Ever notice how relatively congenial local elections are for city council and school board? If these races do spark fireworks, it is usually over an issue that merits a good debate.
Many people may never have noticed that these arenít partisan elections, meaning that candidates donít run with an ďRĒ or ďDĒ behind their name. And most voters donít think anything of it.
A bill that would move local elections from spring to fall ó which on its own isnít a bad idea ó also would make local elections partisan. That part is a big mistake.
Look around at the corrosive politics on the state and national level, and we find an extremely divisive environment that stems primarily from our political systemís extreme preoccupation with political party affiliation and allegiance. We donít need that on the local level. The business of electing officials and governing works just well without introducing partisan influences.
Moving these elections from the spring to the fall makes some sense. They arguably would gain more attention if positioned in the fall alongside state and congressional elections, when turnout is higher.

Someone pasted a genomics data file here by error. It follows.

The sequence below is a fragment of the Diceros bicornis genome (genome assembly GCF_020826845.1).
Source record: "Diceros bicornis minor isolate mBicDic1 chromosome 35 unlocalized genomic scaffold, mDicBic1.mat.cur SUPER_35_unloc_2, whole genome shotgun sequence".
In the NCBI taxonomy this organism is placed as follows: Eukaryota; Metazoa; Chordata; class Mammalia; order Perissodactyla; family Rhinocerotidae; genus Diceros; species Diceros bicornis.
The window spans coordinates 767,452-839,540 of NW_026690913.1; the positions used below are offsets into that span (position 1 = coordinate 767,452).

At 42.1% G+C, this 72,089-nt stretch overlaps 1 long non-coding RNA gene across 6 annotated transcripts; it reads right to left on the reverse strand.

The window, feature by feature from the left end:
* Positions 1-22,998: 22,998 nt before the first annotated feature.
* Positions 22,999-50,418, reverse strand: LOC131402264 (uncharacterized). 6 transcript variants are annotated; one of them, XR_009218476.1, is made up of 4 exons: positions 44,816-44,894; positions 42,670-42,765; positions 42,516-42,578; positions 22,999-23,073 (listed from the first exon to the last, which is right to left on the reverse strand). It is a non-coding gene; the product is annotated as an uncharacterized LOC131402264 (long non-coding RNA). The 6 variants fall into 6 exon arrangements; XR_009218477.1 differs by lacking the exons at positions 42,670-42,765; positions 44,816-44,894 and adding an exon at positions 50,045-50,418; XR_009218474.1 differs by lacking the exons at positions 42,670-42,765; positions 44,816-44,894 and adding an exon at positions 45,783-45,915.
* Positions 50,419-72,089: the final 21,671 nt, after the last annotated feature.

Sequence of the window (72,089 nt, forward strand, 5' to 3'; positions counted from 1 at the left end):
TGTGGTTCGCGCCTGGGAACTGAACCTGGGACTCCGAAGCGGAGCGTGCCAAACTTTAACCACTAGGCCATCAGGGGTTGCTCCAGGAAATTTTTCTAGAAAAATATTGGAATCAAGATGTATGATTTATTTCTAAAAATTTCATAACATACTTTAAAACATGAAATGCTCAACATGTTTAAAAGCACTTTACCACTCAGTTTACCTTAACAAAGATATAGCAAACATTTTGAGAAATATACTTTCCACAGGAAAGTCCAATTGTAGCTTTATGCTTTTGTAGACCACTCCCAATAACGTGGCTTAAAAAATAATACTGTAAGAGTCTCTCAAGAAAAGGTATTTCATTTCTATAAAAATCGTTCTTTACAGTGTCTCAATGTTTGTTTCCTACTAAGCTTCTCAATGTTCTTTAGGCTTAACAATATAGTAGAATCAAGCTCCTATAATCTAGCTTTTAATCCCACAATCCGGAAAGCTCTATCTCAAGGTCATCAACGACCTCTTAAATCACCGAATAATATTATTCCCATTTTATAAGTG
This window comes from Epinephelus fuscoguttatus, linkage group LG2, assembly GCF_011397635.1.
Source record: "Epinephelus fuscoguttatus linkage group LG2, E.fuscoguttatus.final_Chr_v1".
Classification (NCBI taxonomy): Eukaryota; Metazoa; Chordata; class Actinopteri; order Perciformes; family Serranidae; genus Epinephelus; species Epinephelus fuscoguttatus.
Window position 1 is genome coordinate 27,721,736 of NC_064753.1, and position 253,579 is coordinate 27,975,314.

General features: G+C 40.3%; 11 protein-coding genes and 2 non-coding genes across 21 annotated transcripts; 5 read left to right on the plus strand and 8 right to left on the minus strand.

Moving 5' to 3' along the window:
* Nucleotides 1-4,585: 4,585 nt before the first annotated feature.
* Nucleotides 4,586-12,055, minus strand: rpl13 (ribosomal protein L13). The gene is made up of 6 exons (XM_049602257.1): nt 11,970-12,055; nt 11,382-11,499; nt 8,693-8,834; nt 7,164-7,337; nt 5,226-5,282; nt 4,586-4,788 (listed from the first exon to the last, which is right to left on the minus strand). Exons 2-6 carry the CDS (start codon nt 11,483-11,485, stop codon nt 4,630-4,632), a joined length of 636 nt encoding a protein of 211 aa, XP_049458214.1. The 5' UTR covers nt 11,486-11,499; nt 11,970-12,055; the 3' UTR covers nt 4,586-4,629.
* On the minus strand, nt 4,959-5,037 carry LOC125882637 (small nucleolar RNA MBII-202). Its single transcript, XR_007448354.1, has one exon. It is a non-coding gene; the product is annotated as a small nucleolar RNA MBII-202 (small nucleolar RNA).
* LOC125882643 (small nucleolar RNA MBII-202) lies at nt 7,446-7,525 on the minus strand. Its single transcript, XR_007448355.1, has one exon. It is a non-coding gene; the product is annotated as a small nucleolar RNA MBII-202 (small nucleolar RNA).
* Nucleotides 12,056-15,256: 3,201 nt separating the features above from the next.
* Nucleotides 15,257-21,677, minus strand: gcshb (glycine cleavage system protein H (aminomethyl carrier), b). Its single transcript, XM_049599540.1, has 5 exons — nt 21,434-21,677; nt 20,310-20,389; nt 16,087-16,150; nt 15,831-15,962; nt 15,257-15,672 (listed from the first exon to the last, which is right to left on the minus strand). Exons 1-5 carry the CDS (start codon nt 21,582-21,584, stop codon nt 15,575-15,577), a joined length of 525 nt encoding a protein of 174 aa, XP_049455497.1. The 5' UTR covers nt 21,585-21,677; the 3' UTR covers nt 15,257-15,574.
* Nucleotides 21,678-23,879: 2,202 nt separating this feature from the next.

But making local elections partisan is a horrible idea. Itís the work of Kansas Secretary of State Kris Kobach, whose office helped draft the bill now pending in a House committee. Making it partisan completely changes the complexion of any potential primary race and thereby opens the door to special interests. Primary elections would be divided into Republican and Democrat contests rather than being run-off elections open to all voters.
Kobach testified that having some elections partisan and some not would be confusing to voters. Thatís preposterous and belittling to citizensí intellect. But if consistency really is Kobachís goal, then letís do this instead: Letís make the elections for county, state and Congress be nonpartisan like the local ones.
The politics of labels has been wholly destructive in Washington and Topeka. We donít need that in our communities.
ó The Hutchinson News